Global Justice and American Exceptionalism: The United States as a Model?

The "Lecture Series on Global Justice" aims to address the central challenges of ethics, international law, and human rights in a turbulent era. In the series' inaugural lecture, Ambassador Mark P. Lagon suggested how U.S. leadership can and must be a catalyst of norms of global justice, with a focus on the importance of U.S. conduct on treaties, trade policy, trafficking in persons, torture, targeting of suspected terrorists, transparency in campaign finance, and trust in institutions better matching the norms it calls other nations to meet. He examined the tradition of "American Exceptionalism"—the notion that the United States has something special to offer the world to advance freedom and justice—and also addressed how, at the same time, the United States appears to exempt itself from the norms and scrutiny it calls for from other nations. Lagon also provided a forward-looking perspective on the implications of the outcome of the 2016 presidential election.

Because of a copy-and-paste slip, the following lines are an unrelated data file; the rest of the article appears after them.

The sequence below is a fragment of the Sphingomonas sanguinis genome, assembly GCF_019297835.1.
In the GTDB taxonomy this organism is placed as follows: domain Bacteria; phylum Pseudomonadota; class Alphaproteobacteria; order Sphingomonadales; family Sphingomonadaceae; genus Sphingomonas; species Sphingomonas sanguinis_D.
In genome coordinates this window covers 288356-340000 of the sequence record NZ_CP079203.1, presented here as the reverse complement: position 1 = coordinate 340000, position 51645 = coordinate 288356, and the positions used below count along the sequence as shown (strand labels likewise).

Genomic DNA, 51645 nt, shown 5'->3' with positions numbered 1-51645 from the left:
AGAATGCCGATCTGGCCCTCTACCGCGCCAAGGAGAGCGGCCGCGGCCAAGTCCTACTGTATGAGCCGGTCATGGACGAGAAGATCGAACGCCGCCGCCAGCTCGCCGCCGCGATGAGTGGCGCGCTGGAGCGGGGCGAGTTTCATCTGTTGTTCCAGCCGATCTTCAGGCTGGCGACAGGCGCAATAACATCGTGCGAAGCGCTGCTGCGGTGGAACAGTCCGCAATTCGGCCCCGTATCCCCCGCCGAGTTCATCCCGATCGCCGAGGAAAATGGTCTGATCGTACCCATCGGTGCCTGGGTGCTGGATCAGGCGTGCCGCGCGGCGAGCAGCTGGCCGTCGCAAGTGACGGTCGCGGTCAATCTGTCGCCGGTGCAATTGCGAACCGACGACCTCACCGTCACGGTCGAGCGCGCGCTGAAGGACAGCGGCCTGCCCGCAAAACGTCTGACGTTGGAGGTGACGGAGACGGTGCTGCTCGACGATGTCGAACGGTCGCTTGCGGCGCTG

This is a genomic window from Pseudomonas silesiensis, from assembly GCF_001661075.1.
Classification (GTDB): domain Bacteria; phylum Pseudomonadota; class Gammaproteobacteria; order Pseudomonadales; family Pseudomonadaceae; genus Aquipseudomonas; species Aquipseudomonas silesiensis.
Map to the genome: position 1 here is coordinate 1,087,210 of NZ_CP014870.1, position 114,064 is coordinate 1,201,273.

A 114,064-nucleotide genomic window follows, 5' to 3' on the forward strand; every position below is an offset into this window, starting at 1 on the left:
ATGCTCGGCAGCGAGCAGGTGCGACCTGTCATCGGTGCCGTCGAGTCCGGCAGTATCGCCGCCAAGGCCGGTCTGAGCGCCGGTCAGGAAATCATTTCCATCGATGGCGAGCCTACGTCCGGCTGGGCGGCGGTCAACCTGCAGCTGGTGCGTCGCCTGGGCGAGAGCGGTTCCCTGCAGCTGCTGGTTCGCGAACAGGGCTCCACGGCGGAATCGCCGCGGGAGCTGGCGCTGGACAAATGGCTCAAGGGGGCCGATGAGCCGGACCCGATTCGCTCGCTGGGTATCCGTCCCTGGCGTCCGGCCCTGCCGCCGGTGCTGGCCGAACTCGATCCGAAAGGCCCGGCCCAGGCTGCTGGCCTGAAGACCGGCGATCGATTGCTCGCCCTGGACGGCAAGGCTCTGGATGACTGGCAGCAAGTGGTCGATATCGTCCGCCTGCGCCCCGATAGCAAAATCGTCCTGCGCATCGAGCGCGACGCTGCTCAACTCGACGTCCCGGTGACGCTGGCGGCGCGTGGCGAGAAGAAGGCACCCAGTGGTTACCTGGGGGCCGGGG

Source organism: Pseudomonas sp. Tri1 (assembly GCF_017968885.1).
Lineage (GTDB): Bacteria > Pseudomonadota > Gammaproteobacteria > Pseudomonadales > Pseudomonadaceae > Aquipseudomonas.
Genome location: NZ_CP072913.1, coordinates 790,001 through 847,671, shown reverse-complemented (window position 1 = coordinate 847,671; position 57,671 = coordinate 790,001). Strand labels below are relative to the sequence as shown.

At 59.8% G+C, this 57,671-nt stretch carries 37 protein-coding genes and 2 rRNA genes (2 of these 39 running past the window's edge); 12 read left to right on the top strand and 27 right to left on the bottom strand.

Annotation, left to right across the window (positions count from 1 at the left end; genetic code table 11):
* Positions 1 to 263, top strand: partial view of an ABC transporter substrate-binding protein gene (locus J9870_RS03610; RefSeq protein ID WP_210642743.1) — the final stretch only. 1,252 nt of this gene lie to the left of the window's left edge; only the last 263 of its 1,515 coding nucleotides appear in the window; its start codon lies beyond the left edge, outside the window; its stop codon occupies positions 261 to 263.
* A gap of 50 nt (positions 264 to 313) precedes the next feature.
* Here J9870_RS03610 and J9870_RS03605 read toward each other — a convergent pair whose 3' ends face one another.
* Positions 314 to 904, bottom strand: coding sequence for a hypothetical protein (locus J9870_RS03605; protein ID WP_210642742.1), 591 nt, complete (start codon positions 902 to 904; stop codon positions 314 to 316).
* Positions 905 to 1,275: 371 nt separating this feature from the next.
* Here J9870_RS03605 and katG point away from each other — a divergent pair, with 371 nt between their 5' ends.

This event was co-sponsored by the Berkley Center for Religion, Peace, and World Affairs and Georgetown's School of Foreign Service Centennial Fellows Program.

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